The Morrison Government is supporting Indigenous youth in Western Australia, funding new research to reduce crime by delivering an extra $50 million under round six of the highly-successful Safer Communities Fund.
Almost $1.5 million in extra funding has been allocated to Murlpirrmarra Connection Limited, a not-for-profit organisation based in Welshpool. The organisation tackles anti-social and negative behaviours by offering structured diversions such as culturally-appropriate training and educational programs, as well as sporting events, camps, and tournaments to support the education and employment of Indigenous youth.
Minister for Home Affairs Karen Andrews said ending anti-social behaviour and reducing rates of youth incarceration were key priorities for the Morrison Government.
“These products and research will directly benefit Indigenous youth, and assist in closing the gap – a key priority for the Morrison Government,” Minister Andrews said.
“They will reduce offending, provide at-risk youth with a safe space and a physical outlet as an alternative to being on the streets unsupervised. The project will promote resilience, inclusion and teamwork, build strong relationships and provide youth with education, training, and employment opportunities that empower them to become independent and self-sufficient in the long term.
“The Morrison Government is backing community-led solutions to crime – ensuring everyone can go about their lives free from violence, harassment and anti-social behaviour.”
In parallel, the Morrison Government’s Indigenous Justice Research Program (IJRP) – announced by Ministers Andrews and Wyatt in October last year – is proceeding at pace, with nine projects at seven institutions now set to receive more than $1 million in project funding for research into the factors that contribute to Aboriginal and Torres Strait Islander over-representation in the criminal justice system.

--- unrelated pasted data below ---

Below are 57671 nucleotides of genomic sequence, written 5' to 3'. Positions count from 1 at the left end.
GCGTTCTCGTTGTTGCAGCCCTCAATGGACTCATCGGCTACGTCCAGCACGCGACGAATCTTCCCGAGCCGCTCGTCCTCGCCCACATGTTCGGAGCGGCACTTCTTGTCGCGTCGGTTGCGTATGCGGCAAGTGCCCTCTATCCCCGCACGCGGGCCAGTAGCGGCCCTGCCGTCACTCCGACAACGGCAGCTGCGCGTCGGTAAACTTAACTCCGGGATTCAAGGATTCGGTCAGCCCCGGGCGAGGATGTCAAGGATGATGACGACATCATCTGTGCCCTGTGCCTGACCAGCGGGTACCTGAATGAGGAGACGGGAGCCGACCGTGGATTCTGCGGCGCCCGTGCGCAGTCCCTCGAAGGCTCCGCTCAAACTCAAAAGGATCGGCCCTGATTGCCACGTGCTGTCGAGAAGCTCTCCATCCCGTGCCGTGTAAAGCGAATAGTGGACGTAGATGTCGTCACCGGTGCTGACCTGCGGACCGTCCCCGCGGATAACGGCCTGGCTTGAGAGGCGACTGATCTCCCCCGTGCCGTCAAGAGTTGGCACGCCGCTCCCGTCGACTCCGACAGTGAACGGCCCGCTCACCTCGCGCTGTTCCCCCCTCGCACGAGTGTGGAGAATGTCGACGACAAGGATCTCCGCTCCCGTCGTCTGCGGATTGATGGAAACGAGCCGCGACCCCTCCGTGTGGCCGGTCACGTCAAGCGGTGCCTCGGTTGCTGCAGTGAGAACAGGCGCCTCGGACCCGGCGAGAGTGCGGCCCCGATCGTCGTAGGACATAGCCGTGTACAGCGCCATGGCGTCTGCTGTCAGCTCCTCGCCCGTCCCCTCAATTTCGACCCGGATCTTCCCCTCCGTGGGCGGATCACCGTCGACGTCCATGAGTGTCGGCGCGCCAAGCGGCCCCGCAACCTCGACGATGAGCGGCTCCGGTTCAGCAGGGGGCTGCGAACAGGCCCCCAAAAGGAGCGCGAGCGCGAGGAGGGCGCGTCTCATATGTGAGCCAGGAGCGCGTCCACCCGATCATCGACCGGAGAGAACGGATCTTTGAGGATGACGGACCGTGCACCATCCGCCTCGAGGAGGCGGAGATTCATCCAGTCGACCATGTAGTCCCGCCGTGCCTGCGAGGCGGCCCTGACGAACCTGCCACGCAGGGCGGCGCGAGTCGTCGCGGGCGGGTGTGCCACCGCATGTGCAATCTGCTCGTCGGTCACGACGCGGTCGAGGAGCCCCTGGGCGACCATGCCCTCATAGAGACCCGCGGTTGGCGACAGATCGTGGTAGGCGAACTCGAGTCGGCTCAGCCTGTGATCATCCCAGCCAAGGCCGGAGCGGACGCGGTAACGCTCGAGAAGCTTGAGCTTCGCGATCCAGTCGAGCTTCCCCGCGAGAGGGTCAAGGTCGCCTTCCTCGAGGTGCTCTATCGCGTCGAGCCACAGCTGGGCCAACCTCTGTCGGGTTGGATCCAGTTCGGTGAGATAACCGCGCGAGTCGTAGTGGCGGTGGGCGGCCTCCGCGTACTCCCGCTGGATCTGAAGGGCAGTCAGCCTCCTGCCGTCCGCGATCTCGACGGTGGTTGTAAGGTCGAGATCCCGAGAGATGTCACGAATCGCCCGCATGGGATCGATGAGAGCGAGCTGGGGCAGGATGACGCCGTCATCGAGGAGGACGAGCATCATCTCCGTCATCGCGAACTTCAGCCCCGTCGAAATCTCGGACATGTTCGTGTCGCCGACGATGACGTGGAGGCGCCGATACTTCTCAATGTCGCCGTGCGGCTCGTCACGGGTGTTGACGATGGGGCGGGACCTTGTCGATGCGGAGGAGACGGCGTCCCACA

Minister for Indigenous Australians Ken Wyatt said the IJRP would provide a solid research and evidence base for all governments, Indigenous organisations and communities to achieve the Closing the Gap targets to reduce Indigenous Australians’ disproportionate contact with the criminal justice system.
“Over-representation of Aboriginal and Torres Strait Islander people in the criminal justice system is a multifaceted issue, and we must do everything we can to address the drivers, in a culturally informed and coordinated way,” Minister Wyatt said.
“The projects selected for the Indigenous Justice Research Program will delve into mental health, drug and alcohol abuse, family violence, the provision of Indigenous language interpreting in courts and connection to culture.”
The grant to Murlpirrmarra Connection will support up to 2,800 Indigenous youth across 72 sites in regional Western Australia, and will fund an Indigenous tennis program, delivering tennis training to Indigenous youth, and an Indigenous education program – providing Year 7 to Year 12 students with end-to-end educational support and support with employment at the conclusion of their secondary studies.
Under the IJRP, Curtin University of Technology, James Cook University, Department for Correctional Services SA, University of New South Wales, Monash University, University of Western Australia and the National Drug and Alcohol Research Centre will each receiving funding for research projects.